House Mullets: Traditional in the Front, Modern in the Back
Updated: Nov 7, 2019
I have to admit, I love the term house mullet. Yes, "mullet" instantly conjures up visions of Billy Ray Cyrus and my prom date but house mullets are scads more cool. And mullets aren't just for houses, buildings are getting some really amazing ones as well. For buildings, i've broadened the mullet definition a bit to basically include a really striking juxtapostion of old with new.
Architectural mullets are such a genius idea. If you've ever seen an older building get an addition where they tried to make it look like the same style as the original but you could clearly tell it was an addition at a different time period. It's extremely difficult to make new look like old. The methods and materials are just so different. But one thing I've learned along the way in this journey of design is that typically, if the design solution is unnecessarily difficult, it's the WRONG solution. Why make things harder for yourself? And the best solution to an addition on an old structure is to make it clearly modern. You can still address the design elements of the old, respect the quality of the old, and create something cohesive. Trying to blend new with old can bring about the need to destroy large portions of the old to get a suitable starting point to add the new. Oftentimes, the mullet approach preserves so much more of an old, probably delicate and difficult structure.
If you're thinking about a modern adddition, here's a checklist of things to do to keep your project on-budget.
Keep scrolling for some great mullet examples...for some reason lots of them involve Corten steel. #hmmm Guessing it has to do with Corten's ability to be strikingly modern but with the patina of old so it already has an innate blended quality.
This one is a striking contrast but the low key materials and simplicity, in a weird way, blend effortlessly with the brick row house. Like it's a contrast but not...?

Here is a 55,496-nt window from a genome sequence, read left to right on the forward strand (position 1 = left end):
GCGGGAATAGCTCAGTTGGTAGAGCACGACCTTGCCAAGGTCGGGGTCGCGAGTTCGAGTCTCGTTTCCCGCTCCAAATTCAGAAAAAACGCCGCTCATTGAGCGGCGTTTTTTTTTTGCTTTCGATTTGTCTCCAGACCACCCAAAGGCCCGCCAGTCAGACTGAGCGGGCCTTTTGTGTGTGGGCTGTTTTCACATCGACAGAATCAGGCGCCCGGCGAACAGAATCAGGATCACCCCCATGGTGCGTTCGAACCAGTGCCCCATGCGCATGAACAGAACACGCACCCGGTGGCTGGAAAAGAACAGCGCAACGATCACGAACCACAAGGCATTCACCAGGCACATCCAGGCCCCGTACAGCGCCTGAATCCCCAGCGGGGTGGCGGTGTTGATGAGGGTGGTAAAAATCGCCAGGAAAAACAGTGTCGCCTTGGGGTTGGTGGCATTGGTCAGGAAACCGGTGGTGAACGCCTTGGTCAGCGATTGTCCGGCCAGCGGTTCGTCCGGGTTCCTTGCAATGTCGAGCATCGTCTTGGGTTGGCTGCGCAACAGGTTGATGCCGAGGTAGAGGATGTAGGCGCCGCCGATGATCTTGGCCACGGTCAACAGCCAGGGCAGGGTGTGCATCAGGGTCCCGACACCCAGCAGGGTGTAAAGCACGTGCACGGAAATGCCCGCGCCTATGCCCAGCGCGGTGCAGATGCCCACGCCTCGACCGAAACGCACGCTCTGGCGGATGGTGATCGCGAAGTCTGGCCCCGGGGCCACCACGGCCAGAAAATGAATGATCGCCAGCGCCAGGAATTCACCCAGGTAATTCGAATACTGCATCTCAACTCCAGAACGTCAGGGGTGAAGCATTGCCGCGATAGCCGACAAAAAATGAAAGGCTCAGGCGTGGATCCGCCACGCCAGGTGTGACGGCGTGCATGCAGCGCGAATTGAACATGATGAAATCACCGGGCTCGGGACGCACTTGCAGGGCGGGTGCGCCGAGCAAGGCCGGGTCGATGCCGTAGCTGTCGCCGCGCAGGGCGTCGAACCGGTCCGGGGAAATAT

Pretty traditional, classic front...
I like how this addition is well proportioned and still rather classic looking but definitely a departure from the front.
Quaint cottage front...
Completely different massing materials. High contrast!
Tradtional Tudor style in the front...
I love how this one references the massing and shapes of the front but it's a totally different aesthetic.
The simplicity of this one really works here. The contrast in volumes, cladding, and colors is a really efficient transformation.
This one is extra clever being that it is in a Historic District and had to deal with strict aesthetic regulations. I love how the volume shapes changed but they still mimick the front with a lower volume and a higher volume.
I love how graceful this addition is. It's so respectful of the original shell. It makes a huge impact without being heavy handed. Gorgeous!
Another beautiful crumbling shell repurposed with a nod to it's former shape.
This one is more of a top /bottom mullet but still. The shell is in great shape but instead of working within the confines of matching the existing style, the top went rogue.
I LOVE how this deck addition just spills out of the old box towards the sea. What a perfect mix of old and new.
I'm tellin' ya. Corten steel nails it every time. Dramatic but not showy and totally in character with the existing building.
Another Corten steel mullet for good measure. This one is a stretch as mullets go, but the balance of old, unused structure with the new use and form is just too great.
There is something so graceful about this one. I feel like the design problem was "How do we get extra space and yet touch the existing structure as little as possible?" Success.
Just a rendering but a damn fine example of preserving the crumbling shell. I love how this one spills up and over.
This one also had some good bones to work with to begin with. I love the simplicity of the addition as well as how it keeps with the industrial feel.
I like how the existing structure is like a base, then the modern addition pulls back as a middle, then pushes forward again as a top. A clever twist on classic architecture.
This one is so fantastic. A simple gesture, with minimal intervention that makes a huge impact. This is a public building but I think this is a great strategy for a dramatic home entry as well.
A building mullet can also be a small moment. These contemporary windows bring this old infrastructure up to date.
If you're considering an addition and you own a traditional home or building but you love contemporary design, a house mullet is for you! Want some secrets for keeping this kind of construction project on budget? Click here for a printable checklist